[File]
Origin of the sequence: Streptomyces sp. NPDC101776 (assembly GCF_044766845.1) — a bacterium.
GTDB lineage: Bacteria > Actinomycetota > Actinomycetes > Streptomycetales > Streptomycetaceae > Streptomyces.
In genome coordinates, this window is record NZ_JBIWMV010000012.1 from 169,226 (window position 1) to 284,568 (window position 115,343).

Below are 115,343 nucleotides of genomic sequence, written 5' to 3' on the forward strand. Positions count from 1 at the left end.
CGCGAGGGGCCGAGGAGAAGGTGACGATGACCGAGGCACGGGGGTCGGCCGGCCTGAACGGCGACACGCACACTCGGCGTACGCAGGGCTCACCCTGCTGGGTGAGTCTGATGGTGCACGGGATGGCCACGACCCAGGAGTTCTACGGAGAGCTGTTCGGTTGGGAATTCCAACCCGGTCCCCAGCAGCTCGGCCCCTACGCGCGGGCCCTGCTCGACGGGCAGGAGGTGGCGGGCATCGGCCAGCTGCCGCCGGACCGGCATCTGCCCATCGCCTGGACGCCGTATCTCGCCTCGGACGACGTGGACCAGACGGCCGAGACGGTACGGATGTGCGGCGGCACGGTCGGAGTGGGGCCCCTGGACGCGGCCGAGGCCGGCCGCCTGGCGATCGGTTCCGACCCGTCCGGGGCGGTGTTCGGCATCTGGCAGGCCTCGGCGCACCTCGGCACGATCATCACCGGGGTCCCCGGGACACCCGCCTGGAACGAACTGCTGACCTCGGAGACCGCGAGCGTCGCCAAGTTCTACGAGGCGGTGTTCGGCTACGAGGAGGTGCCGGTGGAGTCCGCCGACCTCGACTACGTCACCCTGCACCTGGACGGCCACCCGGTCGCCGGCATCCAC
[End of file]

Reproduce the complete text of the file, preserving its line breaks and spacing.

Origin of the sequence: Streptomyces sp. NPDC101776 (assembly GCF_044766845.1) — a bacterium.
GTDB lineage: Bacteria > Actinomycetota > Actinomycetes > Streptomycetales > Streptomycetaceae > Streptomyces.
In genome coordinates, this window is record NZ_JBIWMV010000012.1 from 169,226 (window position 1) to 284,568 (window position 115,343).

Below are 115,343 nucleotides of genomic sequence, written 5' to 3' on the forward strand. Positions count from 1 at the left end.
CGCGAGGGGCCGAGGAGAAGGTGACGATGACCGAGGCACGGGGGTCGGCCGGCCTGAACGGCGACACGCACACTCGGCGTACGCAGGGCTCACCCTGCTGGGTGAGTCTGATGGTGCACGGGATGGCCACGACCCAGGAGTTCTACGGAGAGCTGTTCGGTTGGGAATTCCAACCCGGTCCCCAGCAGCTCGGCCCCTACGCGCGGGCCCTGCTCGACGGGCAGGAGGTGGCGGGCATCGGCCAGCTGCCGCCGGACCGGCATCTGCCCATCGCCTGGACGCCGTATCTCGCCTCGGACGACGTGGACCAGACGGCCGAGACGGTACGGATGTGCGGCGGCACGGTCGGAGTGGGGCCCCTGGACGCGGCCGAGGCCGGCCGCCTGGCGATCGGTTCCGACCCGTCCGGGGCGGTGTTCGGCATCTGGCAGGCCTCGGCGCACCTCGGCACGATCATCACCGGGGTCCCCGGGACACCCGCCTGGAACGAACTGCTGACCTCGGAGACCGCGAGCGTCGCCAAGTTCTACGAGGCGGTGTTCGGCTACGAGGAGGTGCCGGTGGAGTCCGCCGACCTCGACTACGTCACCCTGCACCTGGACGGCCACCCGGTCGCCGGCATCCAC